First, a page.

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Higher Calling

Jusak Yang Bernhard and Jeff Manley serve the people and pets of their community, creating connections that have a positive impact beyond just their bottom line.




Wag Heaven, Georgetown, TX

OWNERS: Jusak Yang Bernhard and Jeff Manley; URL:; LOCATIONS: 2; INSTAGRAM: wag_heaven; FACEBOOK: wagheaven; FOUNDED: 2019; AREA: 1,815 square feet Williamsburg Village; 1,720 square feet downtown; TOP BRANDS: Victor, Fromm, Nulo, A Pup Above, Earth Animal, Tucker’s, Big Moe’s, Erica’s Healthy, Exley Farms; EMPLOYEES: 7 full-time, 5 part-time

WHAT MAKES WAG Heaven Pet Supplies & Self-Serve Dog Wash in Georgetown, TX, a fixture in its community? The faith and generosity emanating from owners Jusak Yang Bernhard and Jeff Manley. Rather than looking for opportunities that help only their business, they’re quick to ask others, “What can we do for you?”

Yang Bernhard says, “We’re much more than a retailer.” The approach works, helping this pop-and-pop store earn more than $800,000 in annual revenue (92% from retail and 8% from baths). “Part of what we do is connect people,” Manley adds.

Often those connections benefit others without direct gains for Wag Heaven, which has two locations in town. The couple believes everything turns into something and that kindness gets passed on. Yang Bernhard points to universal truths and higher callings rather than pinning success on their Christian faith alone. They describe feeling led and watching for paths to appear.

Jusak Yang Bernhard, left, and Je Manley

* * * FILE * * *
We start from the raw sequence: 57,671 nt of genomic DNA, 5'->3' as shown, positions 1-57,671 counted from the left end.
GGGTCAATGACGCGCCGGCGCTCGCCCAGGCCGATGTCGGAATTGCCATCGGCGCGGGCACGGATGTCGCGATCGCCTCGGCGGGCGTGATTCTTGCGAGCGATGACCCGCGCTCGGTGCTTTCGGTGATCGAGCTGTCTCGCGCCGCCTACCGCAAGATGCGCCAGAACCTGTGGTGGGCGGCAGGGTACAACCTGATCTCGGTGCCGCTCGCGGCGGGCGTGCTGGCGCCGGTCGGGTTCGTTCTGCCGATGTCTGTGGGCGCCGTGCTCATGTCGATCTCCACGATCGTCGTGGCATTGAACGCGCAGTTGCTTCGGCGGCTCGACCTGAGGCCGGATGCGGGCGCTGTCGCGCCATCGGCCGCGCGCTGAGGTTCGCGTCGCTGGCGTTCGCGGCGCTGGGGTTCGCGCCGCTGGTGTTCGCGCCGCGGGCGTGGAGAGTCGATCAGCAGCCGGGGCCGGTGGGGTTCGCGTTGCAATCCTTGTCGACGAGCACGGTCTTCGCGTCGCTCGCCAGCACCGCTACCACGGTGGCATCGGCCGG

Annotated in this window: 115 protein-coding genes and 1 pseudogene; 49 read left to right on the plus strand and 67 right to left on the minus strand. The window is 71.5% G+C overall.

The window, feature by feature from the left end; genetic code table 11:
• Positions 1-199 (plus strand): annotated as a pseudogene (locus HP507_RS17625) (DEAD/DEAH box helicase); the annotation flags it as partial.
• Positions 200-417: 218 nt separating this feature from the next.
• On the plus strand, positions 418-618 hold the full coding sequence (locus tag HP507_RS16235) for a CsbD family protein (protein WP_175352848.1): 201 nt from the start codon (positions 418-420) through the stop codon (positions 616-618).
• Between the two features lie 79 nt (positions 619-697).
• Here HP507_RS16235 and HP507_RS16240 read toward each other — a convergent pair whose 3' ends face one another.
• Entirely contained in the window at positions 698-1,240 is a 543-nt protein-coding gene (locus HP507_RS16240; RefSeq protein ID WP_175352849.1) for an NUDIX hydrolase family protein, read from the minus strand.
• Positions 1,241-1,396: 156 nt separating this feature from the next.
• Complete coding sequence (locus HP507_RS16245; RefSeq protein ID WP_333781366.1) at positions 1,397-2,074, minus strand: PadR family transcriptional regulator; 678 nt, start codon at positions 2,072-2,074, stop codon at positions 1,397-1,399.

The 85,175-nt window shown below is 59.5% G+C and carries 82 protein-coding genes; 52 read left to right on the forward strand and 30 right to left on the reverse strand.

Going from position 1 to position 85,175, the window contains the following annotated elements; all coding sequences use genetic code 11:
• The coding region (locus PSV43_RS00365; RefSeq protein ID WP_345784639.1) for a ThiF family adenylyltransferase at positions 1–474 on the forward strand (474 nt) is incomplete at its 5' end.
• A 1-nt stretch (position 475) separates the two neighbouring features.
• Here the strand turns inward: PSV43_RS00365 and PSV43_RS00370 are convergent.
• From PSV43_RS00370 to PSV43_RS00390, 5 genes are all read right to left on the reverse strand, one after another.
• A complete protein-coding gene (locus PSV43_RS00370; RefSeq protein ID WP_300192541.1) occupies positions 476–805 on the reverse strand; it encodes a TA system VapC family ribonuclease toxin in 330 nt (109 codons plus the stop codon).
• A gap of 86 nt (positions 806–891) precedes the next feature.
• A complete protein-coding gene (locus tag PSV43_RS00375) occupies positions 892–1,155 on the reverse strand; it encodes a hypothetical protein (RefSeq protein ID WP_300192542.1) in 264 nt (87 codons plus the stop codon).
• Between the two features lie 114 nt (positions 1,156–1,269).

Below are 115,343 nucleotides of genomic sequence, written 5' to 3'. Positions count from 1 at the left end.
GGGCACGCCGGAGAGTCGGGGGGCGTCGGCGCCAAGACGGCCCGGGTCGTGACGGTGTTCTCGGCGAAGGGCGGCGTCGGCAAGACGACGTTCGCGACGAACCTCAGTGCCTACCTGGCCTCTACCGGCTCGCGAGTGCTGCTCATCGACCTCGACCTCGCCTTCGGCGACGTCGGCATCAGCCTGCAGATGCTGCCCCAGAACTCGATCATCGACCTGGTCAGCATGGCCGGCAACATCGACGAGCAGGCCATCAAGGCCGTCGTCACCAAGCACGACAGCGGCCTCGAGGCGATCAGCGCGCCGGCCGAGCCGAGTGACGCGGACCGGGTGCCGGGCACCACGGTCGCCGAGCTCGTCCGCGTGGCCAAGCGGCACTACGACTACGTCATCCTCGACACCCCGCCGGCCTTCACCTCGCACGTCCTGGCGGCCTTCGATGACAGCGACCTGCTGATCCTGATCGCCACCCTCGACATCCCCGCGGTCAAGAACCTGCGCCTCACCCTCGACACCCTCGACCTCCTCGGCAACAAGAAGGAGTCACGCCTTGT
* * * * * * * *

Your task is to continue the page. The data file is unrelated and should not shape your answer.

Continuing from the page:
Jusak Yang Bernhard, left, and Je Manley lead their team at Wag Heaven.

Meaningful Connections

Community-first thinking puts Texas-based companies Victor, Nulo and A Pup Above as well as area brands Big Moe’s Treats, Erica’s Healthy Pet and Exley Farms (honey and skincare products) on Wag Heaven’s shelves.

It’s also why Yang Bernhard and Manley lead and participate in many local events and fundraisers with their business. They attend downtown markets, selling about $1,000 to $2,000 in treats and toys in a single day. They hosted the first POPP Pup Parade with Costume Contest in 2021, and it has turned into an annual event. Wag Heaven also hosts dog washes and toy drives for Ride on Center for Kids Horse Therapy, Palace Theater, Playful Child Foundation, Pet Partners, Sun City Pet Club and Georgetown High School. Volunteers wash dogs for $20. Yang Bernhard says, “Every cent goes to charities.” Or when the store gets toys for $1 that sell for $5, the chosen charity gets $4 from every sale.

The events are all meaningful. It helps that both worked in entertainment — Yang Bernhard as an actor and producer, Manley in editing. For example, they made memorial cards for people to carry during the parade and read aloud the names of 75 pets killed in a nearby boarding facility fire.


Both bring experience in the nonprofit sector, too, and have zero qualms about asking for financial or other support. When the town initially deemed Wag Heaven’s idea for a large mural on its downtown location as promotional signage, “We said, ‘Well, that’s not what we’re looking for,’ so we went back and forth with the city a little bit, then the Arts & Culture Board found a grant that would involve veteran artists,” Yang Bernhard explains.

The chosen submission features a memorial to Nemo, a war dog and Purple Heart recipient who retired to a military base in Texas, as well as images of other types of working dogs. Artists J. Muzacz and Jay Rivera sketched the mural, and community members helped paint it.

At a pet food drive after, a man asked, “Is that Nemo?” Told yes, he teared up and shared that he’d flown Nemo home from Vietnam. Manley says. “If we’d stopped the first time when they said, ‘You can’t have that,’ this moment wouldn’t have happened.”

Wag Heaven also gives free and discounted food to the Williamson County Sheriff K-9 Unit, thanks to support from Victor and Instinct brands, and free baths. Koda, the Georgetown Fire Department Dog, also gets food from Lotus and other supplies.

Bigger, Better Together

Another important collaboration started with Yang Bernhard and Manley lunching at a cafe run by Brookwood in Georgetown (BIG), an organization supporting independent living for adults with special needs. The issue remains close to their hearts since Manley’s brother is on the autism spectrum.